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European Court Rules Life Sentences Violate Human Rights


The ruling must now be considered by the U.K. government, which in 2003 abolished a provision allowing prisoners' life sentences to be reviewed after 25 years.

The ruling must now be considered by the U.K. government, which in 2003 abolished a provision allowing prisoners' life sentences to be reviewed after 25 years.

The European Court of Human Rights has ruled that sentencing convicted criminals to life in prison without possibility of release is a violation of their human rights.

Sixteen out of a panel of 17 judges at the Strasbourg-based court ruled that prisoners must be given a possibility of release and an opportunity to have their sentences reviewed.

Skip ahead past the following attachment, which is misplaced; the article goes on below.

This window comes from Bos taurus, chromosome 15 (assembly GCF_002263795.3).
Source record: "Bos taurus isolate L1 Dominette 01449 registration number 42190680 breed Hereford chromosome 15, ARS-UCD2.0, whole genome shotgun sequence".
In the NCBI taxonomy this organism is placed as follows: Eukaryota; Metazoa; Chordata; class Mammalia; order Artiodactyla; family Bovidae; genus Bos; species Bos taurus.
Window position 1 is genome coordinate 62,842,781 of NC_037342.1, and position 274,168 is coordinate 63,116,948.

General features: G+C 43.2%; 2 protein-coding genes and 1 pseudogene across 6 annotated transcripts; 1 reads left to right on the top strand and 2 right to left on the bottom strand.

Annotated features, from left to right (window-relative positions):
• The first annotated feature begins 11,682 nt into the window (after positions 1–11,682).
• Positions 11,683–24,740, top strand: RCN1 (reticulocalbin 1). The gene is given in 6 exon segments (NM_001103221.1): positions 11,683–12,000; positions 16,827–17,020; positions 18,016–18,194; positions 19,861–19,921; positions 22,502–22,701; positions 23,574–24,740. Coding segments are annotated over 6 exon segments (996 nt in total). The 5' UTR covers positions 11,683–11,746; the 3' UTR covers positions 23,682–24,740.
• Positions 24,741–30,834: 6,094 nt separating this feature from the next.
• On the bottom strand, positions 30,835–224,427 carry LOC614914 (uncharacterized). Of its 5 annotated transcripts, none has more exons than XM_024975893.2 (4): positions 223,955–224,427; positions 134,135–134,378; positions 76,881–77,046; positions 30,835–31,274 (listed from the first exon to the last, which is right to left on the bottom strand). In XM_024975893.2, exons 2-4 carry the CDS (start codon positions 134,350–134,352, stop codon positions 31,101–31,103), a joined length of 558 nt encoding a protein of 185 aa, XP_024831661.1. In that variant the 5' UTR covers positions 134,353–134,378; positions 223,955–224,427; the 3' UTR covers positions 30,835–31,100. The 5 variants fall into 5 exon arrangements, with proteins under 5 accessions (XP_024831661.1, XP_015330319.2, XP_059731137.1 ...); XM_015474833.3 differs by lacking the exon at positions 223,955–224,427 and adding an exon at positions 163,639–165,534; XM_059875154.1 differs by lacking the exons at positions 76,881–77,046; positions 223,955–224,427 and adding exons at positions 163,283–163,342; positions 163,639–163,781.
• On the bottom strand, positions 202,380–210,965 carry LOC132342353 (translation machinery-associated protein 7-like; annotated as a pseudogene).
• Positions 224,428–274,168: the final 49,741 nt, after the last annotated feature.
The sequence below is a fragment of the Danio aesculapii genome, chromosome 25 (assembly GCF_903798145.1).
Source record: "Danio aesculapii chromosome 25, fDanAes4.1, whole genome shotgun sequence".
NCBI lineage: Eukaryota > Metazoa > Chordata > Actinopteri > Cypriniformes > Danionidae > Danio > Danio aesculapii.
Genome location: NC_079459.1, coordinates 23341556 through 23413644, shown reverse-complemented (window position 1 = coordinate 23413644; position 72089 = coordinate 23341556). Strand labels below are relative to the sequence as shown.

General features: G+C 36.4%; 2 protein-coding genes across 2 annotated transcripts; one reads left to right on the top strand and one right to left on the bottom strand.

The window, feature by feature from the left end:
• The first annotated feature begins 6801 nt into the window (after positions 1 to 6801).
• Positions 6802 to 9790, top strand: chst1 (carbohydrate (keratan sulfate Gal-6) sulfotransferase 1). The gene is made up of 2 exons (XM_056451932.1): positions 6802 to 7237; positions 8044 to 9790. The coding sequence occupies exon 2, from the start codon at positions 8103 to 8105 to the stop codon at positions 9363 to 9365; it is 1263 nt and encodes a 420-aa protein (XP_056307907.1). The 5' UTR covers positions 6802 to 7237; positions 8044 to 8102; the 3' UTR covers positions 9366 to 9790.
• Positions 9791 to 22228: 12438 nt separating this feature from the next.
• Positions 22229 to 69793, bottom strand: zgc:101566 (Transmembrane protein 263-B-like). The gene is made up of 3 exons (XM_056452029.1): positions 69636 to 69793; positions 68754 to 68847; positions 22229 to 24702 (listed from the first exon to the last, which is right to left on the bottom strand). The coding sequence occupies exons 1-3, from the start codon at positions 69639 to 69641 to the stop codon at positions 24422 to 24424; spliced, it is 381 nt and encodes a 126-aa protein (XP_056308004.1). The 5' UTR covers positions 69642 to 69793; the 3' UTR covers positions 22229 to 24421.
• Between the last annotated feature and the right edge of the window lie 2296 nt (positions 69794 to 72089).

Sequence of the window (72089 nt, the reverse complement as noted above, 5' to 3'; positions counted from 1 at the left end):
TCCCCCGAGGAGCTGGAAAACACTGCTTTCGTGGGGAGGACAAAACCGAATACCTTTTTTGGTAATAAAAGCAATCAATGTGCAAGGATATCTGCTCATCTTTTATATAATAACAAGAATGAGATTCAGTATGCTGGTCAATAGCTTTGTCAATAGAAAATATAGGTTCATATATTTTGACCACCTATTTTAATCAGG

The panel was considering a case filed by three British men serving life sentences for murder, including Jeremy Bamber, who was convicted of killing five members of his own family in 1985.

The ruling must now be considered by the U.K. government, which in 2003 abolished a provision allowing prisoners' life sentences to be reviewed after 25 years.

British Prime Minister David Cameron said he "profoundly disagrees" with the Strasbourg ruling.

Based on reporting by AFP, dpa, and BBC
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